Gly­coMimet­ics shares crash af­ter Pfiz­er team dis­miss­es their lead drug as a PhI­II fail­ure

Close to 8 years ago, the BD team at Pfiz­er signed a $340 mil­lion deal to li­cense in a mid-stage drug from Gly­coMimet­ics for a par­tic­u­lar­ly painful com­pli­ca­tion of sick­le cell dis­ease. There was no ex­act word on the cash in­volved, but the phar­ma gi­ant agreed to fund the en­tire Phase III ef­fort they would need for an ap­proval.

It didn’t work. 

Af­ter the mar­ket closed on Fri­day, the biotech re­port­ed that Pfiz­er ex­ecs had passed on word that the tri­al failed the pri­ma­ry end­point — time to dis­charge readi­ness — as well as key sec­on­daries. We didn’t get the hard num­bers, just the top-line news.

For Gly­coMimet­ics, which cit­ed this drug as their lead ther­a­py in the pipeline, it was a dis­as­ter. The biotech’s stock $GLYC lost 42% of its val­ue af­ter the bell.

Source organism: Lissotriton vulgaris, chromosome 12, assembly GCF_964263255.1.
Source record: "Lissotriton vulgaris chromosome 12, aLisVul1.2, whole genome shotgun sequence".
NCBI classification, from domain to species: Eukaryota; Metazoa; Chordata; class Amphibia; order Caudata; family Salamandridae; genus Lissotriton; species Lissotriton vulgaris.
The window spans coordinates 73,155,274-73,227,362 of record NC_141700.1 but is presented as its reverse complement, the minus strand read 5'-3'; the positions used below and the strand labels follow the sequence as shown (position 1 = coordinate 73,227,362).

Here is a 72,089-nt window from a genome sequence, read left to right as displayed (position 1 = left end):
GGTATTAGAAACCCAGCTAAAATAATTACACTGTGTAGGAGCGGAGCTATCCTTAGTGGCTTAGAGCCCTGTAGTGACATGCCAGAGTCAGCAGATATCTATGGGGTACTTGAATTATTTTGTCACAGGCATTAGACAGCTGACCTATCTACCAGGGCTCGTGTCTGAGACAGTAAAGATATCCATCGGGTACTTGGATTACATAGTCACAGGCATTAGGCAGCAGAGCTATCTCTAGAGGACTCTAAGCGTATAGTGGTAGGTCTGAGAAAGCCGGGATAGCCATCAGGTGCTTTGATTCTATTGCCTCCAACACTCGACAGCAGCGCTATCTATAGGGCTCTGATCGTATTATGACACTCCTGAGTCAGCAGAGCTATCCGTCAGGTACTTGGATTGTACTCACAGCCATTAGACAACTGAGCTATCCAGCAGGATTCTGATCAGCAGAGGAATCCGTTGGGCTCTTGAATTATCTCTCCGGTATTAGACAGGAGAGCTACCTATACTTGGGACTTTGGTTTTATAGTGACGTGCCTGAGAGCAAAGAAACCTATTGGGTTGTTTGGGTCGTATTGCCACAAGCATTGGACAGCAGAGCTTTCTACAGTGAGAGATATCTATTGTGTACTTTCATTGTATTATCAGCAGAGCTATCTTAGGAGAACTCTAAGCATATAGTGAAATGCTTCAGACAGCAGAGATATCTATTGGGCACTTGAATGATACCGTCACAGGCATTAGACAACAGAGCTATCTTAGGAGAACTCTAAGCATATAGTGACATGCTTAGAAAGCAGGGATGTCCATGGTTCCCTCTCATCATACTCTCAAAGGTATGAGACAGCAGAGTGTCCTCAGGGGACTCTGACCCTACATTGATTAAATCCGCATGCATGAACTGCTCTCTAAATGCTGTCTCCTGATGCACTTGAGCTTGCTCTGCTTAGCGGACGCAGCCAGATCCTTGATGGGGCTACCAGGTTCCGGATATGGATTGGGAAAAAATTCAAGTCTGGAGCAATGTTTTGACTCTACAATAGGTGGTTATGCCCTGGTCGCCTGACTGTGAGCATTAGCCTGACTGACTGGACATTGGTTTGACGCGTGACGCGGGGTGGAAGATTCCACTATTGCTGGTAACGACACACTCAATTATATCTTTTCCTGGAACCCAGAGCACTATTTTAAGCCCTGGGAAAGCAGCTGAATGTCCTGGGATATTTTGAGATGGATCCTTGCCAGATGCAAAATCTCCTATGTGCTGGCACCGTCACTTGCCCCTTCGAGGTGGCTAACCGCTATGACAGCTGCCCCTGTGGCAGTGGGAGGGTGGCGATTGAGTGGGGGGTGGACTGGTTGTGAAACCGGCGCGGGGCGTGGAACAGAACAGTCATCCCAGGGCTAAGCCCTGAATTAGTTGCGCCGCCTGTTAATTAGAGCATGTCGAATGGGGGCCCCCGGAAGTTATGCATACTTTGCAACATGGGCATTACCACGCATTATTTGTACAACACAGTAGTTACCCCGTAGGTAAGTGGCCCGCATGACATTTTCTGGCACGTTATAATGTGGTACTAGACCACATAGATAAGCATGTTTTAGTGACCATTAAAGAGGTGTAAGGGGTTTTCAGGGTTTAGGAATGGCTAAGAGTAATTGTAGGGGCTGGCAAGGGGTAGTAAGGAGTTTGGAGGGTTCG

Rachel King

The drug — called riv­ipansel (GMI-1070) — had been de­signed to cir­cum­vent a bi­o­log­ic process that spurs what’s called a va­so-oc­clu­sive cri­sis among sick­le cell pa­tients by bind­ing to all three mem­bers of the se­lectin fam­i­ly.

We found when Gly­coMimet­ics went pub­lic in 2013 that Pfiz­er agreed to pay just $22.5 mil­lion up­front for the deal, with $115 mil­lion — ev­i­dent­ly lat­er ad­just­ed to $80 mil­lion — due for de­vel­op­ment mile­stones. $20 mil­lion was re­served for first dos­ing in the late-stage study.

Biren Amin at Jef­feries al­so isn’t over­ly bull­ish on Gly­coMimet­ics next big Phase III cat­a­lyst in 2020.

The next read­out is from Up­ro PI­II AML tri­al in YE ’20, and we view the PI­II as risky.

“We are both sur­prised and deeply dis­ap­point­ed by this out­come, as we had strong­ly hoped that riv­ipansel would have a pos­i­tive ben­e­fit for peo­ple liv­ing with sick­le cell dis­ease,” said Gly­coMimet­ics CEO Rachel King in a state­ment.

Andre Kalil, AP Images

A 9/11-era Om­a­ha fa­cil­i­ty, an old Ebo­la drug, and the ubiq­ui­tous Dr. Fau­ci: In­side the first US nov­el coro­n­avirus tri­al